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Fitzhugh Lee, General Lee, Chapter 6: the campaign in West Virginia. (search)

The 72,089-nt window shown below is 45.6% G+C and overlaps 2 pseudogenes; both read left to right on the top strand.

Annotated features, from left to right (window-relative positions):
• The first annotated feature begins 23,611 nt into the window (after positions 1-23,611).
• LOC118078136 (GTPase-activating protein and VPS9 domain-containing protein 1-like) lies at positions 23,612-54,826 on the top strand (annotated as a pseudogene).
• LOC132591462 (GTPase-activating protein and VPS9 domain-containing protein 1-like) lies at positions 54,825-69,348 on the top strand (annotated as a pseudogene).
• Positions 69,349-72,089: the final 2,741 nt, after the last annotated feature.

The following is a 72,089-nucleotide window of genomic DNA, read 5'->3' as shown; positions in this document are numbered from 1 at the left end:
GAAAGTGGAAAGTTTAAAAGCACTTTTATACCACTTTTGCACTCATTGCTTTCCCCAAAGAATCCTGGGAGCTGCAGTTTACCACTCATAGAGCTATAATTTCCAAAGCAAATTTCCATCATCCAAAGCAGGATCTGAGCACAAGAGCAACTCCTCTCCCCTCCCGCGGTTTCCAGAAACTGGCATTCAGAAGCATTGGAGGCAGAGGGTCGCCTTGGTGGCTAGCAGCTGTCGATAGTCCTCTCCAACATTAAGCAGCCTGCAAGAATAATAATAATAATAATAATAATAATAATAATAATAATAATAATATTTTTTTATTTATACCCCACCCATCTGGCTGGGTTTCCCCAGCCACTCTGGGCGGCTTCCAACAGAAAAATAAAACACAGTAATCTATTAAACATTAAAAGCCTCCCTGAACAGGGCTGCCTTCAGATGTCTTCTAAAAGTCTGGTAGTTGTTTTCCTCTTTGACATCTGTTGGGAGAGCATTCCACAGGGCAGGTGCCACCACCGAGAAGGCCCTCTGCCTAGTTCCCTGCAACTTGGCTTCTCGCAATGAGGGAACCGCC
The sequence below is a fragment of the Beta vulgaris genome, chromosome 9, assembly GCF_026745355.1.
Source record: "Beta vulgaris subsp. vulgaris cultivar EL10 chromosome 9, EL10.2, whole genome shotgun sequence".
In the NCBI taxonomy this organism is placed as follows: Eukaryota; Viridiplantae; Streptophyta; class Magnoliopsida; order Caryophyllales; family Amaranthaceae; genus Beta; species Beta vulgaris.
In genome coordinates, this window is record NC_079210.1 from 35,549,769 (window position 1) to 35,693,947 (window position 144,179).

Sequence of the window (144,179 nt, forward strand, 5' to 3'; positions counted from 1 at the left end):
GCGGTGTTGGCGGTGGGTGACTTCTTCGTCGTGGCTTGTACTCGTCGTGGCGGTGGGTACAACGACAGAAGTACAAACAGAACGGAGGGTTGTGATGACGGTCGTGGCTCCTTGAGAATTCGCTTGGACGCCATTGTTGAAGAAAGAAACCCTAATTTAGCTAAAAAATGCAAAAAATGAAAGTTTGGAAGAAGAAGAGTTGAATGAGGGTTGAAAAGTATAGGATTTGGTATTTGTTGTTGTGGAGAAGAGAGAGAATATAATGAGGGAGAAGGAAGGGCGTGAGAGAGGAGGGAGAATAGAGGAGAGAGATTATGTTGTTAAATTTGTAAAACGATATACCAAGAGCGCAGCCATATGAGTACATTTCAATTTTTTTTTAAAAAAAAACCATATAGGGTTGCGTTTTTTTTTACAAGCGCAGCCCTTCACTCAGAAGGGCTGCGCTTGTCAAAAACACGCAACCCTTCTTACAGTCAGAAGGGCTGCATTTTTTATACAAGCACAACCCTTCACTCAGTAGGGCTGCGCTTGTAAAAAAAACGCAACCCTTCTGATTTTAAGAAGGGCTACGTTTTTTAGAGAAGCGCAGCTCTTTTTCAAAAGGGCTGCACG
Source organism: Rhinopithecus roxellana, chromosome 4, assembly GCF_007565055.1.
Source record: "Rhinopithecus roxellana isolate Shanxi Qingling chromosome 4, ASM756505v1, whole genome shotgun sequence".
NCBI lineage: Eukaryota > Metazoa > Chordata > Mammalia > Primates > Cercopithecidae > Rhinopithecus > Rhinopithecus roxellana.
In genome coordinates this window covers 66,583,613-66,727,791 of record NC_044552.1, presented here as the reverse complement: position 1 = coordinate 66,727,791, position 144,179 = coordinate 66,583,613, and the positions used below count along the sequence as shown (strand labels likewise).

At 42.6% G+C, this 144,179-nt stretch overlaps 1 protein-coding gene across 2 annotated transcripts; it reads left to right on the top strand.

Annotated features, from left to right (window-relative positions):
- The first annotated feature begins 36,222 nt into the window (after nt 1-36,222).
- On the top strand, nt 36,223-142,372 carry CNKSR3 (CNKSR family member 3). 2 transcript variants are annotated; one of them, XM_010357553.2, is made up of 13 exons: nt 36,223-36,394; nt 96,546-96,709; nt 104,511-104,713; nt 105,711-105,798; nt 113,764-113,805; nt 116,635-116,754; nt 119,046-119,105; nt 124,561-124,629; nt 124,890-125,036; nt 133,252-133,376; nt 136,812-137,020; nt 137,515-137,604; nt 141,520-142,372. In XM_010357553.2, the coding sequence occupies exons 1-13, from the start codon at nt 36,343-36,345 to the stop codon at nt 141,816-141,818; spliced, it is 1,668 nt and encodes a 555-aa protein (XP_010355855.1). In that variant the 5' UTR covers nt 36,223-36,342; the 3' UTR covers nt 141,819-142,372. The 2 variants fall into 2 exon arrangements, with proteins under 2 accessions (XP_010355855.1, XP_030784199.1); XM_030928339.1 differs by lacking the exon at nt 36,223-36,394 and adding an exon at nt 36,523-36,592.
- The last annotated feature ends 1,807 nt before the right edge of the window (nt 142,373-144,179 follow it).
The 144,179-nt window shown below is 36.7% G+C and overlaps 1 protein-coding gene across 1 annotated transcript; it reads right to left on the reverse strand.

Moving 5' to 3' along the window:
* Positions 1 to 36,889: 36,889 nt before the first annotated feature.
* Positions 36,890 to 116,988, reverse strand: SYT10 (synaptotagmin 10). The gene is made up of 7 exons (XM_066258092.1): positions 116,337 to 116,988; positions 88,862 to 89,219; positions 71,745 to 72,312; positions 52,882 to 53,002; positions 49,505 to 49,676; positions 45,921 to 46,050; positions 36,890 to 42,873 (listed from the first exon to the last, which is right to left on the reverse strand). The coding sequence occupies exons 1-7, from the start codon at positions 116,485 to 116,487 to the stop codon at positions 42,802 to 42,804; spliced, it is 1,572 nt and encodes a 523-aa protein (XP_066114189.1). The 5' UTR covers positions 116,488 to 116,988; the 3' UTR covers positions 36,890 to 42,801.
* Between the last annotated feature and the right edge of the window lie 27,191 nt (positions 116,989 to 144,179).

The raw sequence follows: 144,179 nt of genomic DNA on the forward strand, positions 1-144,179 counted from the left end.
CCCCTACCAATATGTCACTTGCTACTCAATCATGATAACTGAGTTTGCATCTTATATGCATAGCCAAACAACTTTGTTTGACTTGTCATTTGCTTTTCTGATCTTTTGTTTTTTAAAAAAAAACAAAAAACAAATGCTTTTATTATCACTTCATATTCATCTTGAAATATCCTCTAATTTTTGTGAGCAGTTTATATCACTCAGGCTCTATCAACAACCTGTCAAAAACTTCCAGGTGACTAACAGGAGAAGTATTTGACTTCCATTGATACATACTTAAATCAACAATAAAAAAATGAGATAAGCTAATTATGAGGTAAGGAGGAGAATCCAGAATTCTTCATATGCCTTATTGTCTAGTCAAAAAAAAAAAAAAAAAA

nces, might have proved successful. Military operations are often like a vast piece of machinery: with one part out of gear, the successful operation of the whole machine is not possible. In a letter to Mrs. Lee, dated Valley Mountain, September 17, 1861, the general writes: I had hoped to have surprised the enemy's works on the morning of the 12th, both at Cheat Mountain and on Valley River. All the attacking parties with great labor had reached their destination over mountains consideredto eat from this same old tinware with which he commenced the war in West Virginia. It is not known that General Lee ever attempted in any way to make explanation or defense of these attacks. In a private letter to Governor Letcher, dated September 17, 1861, he simply states that he was sanguine of success in attacking the enemy's works on Rich Mountain ; that the troops intended for the surprise had reached their destination, having traversed twenty miles of steep and rugged mountain paths, a